thx, yes we first did it to make a lock for a treasure chest we were making. My son wanted a big carved thing and had something to copy but didn't want to stick it on to the chest because it was his prized Egyptian medallion, hence the idea of taking a rubbing and filling it with glue to make it tough. Your right it was easy and there is loads you can do with it. Thx for your comment.
Cool technique. I think when I do my own I'll try painting it brass first, then black, and then sanding with fine sandpaper to look like aged brass rather than silver/pewter/etc.
That sounds like a cool idea, you could also start with gold foil from a chocolate bar or something like that, although you'd have to handle it very carefully as it is so thin, but it should look nice.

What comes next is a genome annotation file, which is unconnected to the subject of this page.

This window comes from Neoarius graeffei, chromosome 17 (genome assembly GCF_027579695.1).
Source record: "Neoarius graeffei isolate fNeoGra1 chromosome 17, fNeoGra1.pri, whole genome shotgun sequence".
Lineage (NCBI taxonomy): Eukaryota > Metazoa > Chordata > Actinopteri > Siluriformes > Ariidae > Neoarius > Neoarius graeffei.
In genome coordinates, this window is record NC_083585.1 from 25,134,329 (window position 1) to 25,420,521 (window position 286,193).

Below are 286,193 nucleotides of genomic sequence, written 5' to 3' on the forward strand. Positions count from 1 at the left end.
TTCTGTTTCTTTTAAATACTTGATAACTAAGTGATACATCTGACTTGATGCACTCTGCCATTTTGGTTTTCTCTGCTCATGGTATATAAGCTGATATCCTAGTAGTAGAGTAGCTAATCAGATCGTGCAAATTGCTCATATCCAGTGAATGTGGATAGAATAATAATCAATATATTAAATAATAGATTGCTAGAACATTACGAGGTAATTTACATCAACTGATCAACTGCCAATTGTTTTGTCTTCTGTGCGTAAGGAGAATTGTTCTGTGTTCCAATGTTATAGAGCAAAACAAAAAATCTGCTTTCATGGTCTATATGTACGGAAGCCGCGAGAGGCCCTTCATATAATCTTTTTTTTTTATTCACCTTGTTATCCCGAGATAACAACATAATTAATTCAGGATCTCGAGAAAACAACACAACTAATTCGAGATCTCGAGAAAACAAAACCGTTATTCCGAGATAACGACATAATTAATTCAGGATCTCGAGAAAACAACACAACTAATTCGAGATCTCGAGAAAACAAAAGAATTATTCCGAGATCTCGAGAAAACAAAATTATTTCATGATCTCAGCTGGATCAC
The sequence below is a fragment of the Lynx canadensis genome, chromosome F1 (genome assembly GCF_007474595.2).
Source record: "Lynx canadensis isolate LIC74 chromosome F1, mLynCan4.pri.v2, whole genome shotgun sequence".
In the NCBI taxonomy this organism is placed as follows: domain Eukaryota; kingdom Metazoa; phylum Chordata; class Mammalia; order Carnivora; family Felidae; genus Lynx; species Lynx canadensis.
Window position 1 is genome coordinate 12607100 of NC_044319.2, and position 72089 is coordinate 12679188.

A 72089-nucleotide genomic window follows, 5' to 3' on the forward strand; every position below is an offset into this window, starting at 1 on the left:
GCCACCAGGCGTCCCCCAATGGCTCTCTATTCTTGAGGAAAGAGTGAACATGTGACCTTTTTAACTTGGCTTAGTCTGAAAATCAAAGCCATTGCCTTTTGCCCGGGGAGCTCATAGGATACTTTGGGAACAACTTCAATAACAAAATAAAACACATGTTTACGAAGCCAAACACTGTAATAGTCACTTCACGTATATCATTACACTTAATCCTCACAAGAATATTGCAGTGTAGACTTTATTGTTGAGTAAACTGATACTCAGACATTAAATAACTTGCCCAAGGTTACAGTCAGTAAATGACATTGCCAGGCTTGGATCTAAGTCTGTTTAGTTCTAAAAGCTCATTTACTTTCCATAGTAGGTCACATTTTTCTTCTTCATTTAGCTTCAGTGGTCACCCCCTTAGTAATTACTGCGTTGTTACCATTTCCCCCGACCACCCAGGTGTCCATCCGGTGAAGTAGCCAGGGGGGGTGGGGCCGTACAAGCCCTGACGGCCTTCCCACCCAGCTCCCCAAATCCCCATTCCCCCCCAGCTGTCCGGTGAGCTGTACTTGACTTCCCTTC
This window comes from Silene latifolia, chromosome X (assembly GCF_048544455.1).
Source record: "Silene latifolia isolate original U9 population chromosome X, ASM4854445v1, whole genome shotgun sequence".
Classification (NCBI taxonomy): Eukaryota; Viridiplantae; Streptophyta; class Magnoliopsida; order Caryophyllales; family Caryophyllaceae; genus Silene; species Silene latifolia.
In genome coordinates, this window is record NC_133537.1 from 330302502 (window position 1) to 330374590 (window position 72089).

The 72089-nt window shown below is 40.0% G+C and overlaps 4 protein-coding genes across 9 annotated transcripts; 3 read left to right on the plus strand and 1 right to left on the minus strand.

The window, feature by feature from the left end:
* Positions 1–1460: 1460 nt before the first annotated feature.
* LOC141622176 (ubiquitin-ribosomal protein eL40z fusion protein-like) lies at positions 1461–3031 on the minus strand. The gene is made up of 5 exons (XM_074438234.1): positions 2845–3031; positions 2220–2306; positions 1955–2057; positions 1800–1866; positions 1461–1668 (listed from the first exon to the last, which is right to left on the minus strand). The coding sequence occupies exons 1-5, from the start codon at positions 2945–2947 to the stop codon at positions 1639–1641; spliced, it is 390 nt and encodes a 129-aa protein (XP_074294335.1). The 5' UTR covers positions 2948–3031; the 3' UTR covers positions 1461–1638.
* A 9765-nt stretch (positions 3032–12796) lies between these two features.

Here's my first try: <a rel="nofollow" href="http://bleedingbird.deviantart.com/art/Medallions-94526996">http://bleedingbird.deviantart.com/art/Medallions-94526996</a><br/><br/>I love this technique! Thanks so much for posting! I am going to try using this on other things; the light weight means it could be used for earrings that would otherwise be too heavy.<br/>
I think you can put the "positive" with some chunks of hot glue (pieces of a bar) in the oven to get a uniform glue cover ;) You can use dental plaster too.
This is a great Instructable. I can imagine using this technique and variations for making all sorts of props for our community theatre. Thanks!
Great, glad you like it.